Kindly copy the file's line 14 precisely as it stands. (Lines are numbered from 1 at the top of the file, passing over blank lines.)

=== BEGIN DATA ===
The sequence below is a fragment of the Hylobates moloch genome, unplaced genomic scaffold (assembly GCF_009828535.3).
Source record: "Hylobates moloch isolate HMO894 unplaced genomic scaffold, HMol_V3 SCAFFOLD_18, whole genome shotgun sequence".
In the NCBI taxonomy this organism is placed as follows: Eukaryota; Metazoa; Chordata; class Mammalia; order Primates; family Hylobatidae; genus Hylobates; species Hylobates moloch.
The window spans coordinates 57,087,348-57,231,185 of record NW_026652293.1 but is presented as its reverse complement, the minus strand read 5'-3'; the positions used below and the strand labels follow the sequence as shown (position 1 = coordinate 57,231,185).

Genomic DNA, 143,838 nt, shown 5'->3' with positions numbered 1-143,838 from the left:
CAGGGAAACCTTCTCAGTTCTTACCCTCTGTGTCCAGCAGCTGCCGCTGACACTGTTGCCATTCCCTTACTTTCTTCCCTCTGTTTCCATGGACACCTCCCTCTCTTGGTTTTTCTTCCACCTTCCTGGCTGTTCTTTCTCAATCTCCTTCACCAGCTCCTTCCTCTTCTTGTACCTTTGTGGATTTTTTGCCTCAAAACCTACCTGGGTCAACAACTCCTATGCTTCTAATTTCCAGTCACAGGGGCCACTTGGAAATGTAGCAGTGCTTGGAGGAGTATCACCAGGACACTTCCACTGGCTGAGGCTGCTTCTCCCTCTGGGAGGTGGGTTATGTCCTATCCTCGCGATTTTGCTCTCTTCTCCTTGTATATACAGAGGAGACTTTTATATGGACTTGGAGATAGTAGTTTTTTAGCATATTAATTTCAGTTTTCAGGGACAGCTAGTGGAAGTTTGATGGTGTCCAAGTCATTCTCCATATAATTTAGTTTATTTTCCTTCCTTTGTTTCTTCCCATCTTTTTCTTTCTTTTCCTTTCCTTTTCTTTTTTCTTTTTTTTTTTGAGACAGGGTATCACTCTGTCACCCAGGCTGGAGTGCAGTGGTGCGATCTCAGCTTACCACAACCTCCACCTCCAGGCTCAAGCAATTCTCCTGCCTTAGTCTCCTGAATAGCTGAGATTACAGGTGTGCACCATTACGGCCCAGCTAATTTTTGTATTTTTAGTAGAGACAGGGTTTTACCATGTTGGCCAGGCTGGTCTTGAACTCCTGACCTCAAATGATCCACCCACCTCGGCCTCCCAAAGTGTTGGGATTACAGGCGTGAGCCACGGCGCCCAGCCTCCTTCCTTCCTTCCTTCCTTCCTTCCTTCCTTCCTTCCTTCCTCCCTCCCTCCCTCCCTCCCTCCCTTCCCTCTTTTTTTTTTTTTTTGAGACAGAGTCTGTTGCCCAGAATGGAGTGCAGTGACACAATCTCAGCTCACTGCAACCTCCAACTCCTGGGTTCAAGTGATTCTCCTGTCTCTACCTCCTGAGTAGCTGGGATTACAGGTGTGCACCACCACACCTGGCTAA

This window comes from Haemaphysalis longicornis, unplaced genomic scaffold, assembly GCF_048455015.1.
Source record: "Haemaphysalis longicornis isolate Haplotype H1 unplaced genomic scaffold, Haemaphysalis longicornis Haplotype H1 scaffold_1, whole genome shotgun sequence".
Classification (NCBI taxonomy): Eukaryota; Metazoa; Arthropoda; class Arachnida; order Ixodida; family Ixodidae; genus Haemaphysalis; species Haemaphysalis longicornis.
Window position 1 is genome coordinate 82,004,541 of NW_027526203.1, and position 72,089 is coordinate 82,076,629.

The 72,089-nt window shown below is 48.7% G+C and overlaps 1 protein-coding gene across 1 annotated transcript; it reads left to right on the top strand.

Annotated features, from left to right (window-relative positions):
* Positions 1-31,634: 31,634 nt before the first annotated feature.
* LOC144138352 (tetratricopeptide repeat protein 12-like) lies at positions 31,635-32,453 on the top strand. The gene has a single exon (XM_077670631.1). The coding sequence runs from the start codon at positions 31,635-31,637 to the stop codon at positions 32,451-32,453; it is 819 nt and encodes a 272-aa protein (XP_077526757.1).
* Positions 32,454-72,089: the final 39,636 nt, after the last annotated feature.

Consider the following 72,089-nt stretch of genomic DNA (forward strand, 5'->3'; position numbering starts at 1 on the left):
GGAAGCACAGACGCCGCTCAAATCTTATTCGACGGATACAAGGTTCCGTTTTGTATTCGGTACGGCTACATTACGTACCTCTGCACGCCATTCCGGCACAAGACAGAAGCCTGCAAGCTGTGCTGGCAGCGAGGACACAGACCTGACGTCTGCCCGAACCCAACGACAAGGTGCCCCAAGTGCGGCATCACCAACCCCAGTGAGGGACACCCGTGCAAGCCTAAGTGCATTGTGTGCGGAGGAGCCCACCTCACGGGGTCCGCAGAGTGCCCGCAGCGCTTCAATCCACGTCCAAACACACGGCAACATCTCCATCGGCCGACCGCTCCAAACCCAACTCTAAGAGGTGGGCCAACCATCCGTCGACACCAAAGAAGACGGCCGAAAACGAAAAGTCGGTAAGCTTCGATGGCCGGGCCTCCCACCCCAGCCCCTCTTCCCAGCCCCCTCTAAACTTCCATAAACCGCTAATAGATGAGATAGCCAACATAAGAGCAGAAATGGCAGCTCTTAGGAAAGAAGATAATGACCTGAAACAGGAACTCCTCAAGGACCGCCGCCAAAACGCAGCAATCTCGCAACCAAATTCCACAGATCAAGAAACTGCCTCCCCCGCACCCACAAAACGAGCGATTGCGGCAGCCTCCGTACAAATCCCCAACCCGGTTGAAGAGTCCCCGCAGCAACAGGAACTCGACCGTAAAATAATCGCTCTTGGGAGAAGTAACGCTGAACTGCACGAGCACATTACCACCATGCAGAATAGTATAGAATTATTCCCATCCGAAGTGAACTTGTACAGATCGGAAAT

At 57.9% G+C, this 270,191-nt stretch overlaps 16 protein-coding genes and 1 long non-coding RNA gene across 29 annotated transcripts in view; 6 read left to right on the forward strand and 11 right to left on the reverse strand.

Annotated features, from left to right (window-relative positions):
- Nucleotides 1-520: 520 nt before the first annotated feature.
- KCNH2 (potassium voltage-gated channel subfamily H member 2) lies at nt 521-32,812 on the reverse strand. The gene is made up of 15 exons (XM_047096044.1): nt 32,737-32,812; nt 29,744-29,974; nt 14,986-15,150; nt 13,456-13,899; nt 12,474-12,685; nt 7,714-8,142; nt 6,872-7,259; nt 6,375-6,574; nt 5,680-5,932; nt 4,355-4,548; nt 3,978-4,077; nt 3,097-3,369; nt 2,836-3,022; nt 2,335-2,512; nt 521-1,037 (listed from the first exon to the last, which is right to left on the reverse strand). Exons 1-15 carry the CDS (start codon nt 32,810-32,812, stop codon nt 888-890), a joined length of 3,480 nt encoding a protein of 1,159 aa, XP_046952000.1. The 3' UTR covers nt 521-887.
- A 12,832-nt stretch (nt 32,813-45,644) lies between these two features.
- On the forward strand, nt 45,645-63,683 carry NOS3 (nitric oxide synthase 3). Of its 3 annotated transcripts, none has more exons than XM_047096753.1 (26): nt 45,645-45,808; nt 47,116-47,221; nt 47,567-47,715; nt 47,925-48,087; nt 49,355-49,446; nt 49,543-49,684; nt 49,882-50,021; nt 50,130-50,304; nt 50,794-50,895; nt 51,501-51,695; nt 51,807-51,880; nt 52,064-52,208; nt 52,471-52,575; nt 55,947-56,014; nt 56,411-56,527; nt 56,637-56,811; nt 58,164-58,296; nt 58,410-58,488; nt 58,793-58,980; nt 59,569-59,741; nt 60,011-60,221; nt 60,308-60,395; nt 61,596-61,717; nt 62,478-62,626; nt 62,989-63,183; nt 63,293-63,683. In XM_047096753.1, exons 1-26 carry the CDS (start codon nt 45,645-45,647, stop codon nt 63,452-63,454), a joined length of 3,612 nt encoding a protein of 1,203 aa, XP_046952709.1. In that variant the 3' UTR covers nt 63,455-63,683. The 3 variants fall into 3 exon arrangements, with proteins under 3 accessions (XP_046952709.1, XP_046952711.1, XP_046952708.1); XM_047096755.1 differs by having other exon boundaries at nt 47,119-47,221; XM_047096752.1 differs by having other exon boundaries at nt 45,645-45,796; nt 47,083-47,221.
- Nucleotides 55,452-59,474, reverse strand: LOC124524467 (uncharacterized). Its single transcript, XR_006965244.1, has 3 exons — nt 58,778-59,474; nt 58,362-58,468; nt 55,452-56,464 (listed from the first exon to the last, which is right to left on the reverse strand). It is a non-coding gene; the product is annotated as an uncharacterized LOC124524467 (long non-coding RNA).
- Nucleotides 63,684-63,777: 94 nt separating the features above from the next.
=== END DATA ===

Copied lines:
* LOC144138352 (tetratricopeptide repeat protein 12-like) lies at positions 31,635-32,453 on the top strand. The gene has a single exon (XM_077670631.1). The coding sequence runs from the start codon at positions 31,635-31,637 to the stop codon at positions 32,451-32,453; it is 819 nt and encodes a 272-aa protein (XP_077526757.1).